With the onset of summer comes a noticeable uptick in electric bills for everyone with an air conditioning system in their home. HVAC systems actually account for 54% of your utility bill; more than any other system in your home.
However, there are several ways to cut down on AC costs as the temperature rises, and you can implement most of them without breaking the bank or melting in the heat:
Replace old AC units: Replacement costs keep many people running back to their ancient AC units year after year. However, it may be costing you more to keep that old machine in the long run. Many newer models are labeled with Energy Star ratings and are designed to be more energy efficient than their predecessors. Energy Star products use up to 50% less energy than other manufacturers.
Replace air filters: Dirty or clogged air filters can disrupt the airflow from your heating and air conditioning systems and spread dust and allergens into the air of your home. Replace your filters at least once a month so your air conditioner can work more efficiently.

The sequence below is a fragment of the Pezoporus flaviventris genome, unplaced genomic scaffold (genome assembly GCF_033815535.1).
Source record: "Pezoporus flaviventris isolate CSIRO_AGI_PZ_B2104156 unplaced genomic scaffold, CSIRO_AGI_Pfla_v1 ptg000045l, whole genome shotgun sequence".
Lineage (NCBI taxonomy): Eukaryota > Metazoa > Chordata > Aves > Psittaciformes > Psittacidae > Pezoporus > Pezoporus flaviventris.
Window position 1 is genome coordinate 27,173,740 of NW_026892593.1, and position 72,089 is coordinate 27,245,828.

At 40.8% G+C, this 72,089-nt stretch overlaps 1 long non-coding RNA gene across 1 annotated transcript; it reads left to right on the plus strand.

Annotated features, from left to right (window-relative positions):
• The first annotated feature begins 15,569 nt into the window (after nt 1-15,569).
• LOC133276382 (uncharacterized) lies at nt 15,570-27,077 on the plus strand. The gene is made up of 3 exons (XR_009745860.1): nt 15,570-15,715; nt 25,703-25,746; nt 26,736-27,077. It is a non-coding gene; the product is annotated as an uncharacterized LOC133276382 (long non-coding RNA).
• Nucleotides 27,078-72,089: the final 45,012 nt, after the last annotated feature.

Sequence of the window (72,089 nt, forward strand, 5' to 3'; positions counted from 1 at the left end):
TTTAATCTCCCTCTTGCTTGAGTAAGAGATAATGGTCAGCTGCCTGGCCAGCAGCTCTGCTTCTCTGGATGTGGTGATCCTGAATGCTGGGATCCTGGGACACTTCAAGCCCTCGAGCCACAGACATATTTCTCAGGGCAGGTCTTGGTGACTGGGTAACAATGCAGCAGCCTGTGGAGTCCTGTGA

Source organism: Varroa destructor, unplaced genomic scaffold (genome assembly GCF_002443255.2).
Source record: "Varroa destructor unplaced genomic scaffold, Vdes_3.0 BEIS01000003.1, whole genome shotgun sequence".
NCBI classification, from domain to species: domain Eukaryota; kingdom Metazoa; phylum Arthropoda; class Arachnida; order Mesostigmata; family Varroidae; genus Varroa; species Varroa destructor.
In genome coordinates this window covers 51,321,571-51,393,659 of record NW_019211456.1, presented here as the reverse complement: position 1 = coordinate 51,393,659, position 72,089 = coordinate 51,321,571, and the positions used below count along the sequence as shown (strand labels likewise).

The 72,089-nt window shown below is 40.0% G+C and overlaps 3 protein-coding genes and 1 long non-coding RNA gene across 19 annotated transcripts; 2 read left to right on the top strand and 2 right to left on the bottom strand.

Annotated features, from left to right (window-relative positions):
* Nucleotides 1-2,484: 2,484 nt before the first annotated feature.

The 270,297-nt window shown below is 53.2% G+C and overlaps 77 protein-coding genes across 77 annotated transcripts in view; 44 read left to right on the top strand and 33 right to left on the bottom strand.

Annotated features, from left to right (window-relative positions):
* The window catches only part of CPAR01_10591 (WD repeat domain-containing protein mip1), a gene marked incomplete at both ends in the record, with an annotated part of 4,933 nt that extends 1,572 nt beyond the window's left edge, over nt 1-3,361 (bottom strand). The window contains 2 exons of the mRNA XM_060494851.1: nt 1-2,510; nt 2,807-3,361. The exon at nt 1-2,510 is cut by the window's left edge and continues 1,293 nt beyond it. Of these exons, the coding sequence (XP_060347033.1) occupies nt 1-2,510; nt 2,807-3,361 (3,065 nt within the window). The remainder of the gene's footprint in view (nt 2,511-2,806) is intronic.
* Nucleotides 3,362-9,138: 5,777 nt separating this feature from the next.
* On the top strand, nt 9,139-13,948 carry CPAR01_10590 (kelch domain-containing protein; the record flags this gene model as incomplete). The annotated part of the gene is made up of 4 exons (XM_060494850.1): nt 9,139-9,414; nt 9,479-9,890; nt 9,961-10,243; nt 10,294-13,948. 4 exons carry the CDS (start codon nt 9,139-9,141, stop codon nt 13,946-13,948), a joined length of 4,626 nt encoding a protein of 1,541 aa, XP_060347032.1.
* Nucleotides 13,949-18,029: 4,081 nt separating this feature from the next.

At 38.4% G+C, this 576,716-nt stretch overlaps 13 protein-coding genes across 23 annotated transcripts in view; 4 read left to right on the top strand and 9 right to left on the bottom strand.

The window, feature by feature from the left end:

Be strategic about heat circulation: During the summer, heat rises to the highest points in your home, including second floors and ceilings. Don’t let that air sit up there only to sink back down the second you switch off the AC. Invest in ceiling or standing fans to move air around the room or out of the house. Your AC won’t have to work as hard and your home will be much cooler.
Protect heating and air units: You’re not the only one that needs shade in the summer, Your air conditioning unit does too. Consider awnings or trees to keep your unit out of the sun. This reduces energy consumption and allows your unit to operate efficiently. Just be careful of branches or leaves that might get sucked into the system and cause damage.
Get a programmable thermostat: With a programmable thermostat, you can control your home’s heating and air conditioning systems even when you’re not there. Figure out when you need the most cool air and program the air conditioning to switch off when you don’t. This is especially useful for people who work during the day and only need cool air when they come home. A properly programmed thermostat can save you as much as $180 every year in energy costs.
Heating and air conditioning contractors can give you even more tips on how to keep your system energy efficient. Consider HVAC repair services if your bills are still high even after you implement these tips.